Well, I got the first day cover that commemorates the 35th anniversary of the establishment diplomatic relations between China and Malaysia that I mentioned a couple of posts ago. Except that it's not a first day cover, it's a commemorative cover, which is a slightly different beast. I guess I should read the news article properly next time! The difference between the two is that first day covers are specially-designed envelopes stuck on with specially-designed stamps, and marked with a specially-designed postmark. A commemorative cover is a specially-designed envelope... and that's it. All in all, it's an unremarkable affair, especially if you're used to well-designed first day covers (not that Malaysian first day covers are well-designed... but I digress). Oh sure, a commemorative cover has a stamp printed right on to it but that's just like an overglorified aerogramme. Lame. On the whole, what a disappointment. I haven't been collecting first day cover
i love the b/w photos on the covers of some of his novels.ReplyDelete
Yeah, those would be the UK editions, which would be my preference too. The US hardcover for Wind-up Bird Chronicles was bee-yootiful though.ReplyDelete
Love the UK cover here, but what's with the red square in the top-left-hand corner?ReplyDelete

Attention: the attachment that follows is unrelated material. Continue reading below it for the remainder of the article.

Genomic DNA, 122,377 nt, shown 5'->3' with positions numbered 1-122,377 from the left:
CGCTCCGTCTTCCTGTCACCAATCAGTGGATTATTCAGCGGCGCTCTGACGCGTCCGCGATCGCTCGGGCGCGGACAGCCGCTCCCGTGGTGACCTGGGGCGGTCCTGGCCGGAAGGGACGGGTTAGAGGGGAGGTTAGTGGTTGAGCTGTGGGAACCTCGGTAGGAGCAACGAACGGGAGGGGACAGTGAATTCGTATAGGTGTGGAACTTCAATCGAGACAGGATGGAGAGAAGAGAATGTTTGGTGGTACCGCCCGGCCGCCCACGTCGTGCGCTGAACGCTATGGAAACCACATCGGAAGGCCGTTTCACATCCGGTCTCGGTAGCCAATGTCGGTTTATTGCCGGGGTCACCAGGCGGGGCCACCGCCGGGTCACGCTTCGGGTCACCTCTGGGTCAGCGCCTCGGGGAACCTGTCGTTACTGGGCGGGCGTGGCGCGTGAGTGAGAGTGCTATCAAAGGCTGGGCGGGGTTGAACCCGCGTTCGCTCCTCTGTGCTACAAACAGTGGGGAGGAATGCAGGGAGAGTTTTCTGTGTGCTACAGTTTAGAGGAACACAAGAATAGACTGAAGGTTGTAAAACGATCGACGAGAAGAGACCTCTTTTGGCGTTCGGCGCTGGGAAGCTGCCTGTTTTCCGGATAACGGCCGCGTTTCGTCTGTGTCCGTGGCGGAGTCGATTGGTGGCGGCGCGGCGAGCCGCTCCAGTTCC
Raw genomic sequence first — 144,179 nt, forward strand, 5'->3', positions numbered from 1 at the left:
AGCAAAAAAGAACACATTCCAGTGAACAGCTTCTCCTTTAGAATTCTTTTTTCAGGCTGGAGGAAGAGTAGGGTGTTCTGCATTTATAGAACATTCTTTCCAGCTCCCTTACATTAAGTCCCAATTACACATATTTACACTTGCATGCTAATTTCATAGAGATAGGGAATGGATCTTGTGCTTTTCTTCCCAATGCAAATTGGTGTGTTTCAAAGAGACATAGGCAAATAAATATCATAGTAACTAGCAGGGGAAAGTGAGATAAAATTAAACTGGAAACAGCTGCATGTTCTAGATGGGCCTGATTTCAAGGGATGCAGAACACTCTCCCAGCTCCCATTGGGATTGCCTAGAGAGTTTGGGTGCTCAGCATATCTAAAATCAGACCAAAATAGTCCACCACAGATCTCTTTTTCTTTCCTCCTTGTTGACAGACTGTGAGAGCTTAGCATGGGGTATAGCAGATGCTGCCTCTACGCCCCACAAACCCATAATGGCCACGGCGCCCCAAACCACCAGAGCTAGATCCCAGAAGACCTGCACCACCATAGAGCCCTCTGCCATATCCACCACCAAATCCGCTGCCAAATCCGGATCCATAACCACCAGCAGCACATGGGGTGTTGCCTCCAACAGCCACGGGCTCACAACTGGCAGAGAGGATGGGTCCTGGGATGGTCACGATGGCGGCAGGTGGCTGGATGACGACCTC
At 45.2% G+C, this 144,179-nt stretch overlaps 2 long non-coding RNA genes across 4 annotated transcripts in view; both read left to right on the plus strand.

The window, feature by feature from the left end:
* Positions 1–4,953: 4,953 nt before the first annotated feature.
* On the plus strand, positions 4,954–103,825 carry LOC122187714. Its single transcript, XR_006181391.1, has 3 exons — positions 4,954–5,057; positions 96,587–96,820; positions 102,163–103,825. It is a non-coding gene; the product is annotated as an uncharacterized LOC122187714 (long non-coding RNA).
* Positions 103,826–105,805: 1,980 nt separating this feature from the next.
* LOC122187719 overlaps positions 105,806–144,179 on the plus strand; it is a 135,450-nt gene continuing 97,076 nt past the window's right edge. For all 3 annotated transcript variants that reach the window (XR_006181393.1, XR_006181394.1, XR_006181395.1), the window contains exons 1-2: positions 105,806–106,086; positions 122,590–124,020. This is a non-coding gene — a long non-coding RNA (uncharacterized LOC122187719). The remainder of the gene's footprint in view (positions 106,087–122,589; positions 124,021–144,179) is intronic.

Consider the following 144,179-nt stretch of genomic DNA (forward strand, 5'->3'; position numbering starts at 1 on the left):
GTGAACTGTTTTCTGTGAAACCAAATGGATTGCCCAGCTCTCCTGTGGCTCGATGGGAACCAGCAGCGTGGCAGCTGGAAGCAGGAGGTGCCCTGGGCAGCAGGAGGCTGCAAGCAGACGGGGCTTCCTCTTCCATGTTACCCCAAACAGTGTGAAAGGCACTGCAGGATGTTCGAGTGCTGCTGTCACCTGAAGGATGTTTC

Bit of trivia: Seems "After Dark" is a real popular book title. Best book I've read so far with this title is G.K.Chesterton's collection of short stories, all narrated by a temporarily blinded painter to his wife, after dark, of course...
Right, speaking of Murakami, this really lengthy interview posted on my blog might interest you.ReplyDelete
Lots of stuff about underread authors in the literary world, not just Japanese.
I was wondering when you'd pop up!ReplyDelete
Thanks Swifty, but I've actually already read the interview. I've got you on my RSS list, so don't worry, I won't miss any of your musings or Japanese babes.
Ooh, that's great.ReplyDelete
Sorry about my absence lately, been too busy gaming, ah, I mean, working on my film, Girl Disconnected, to submit to places.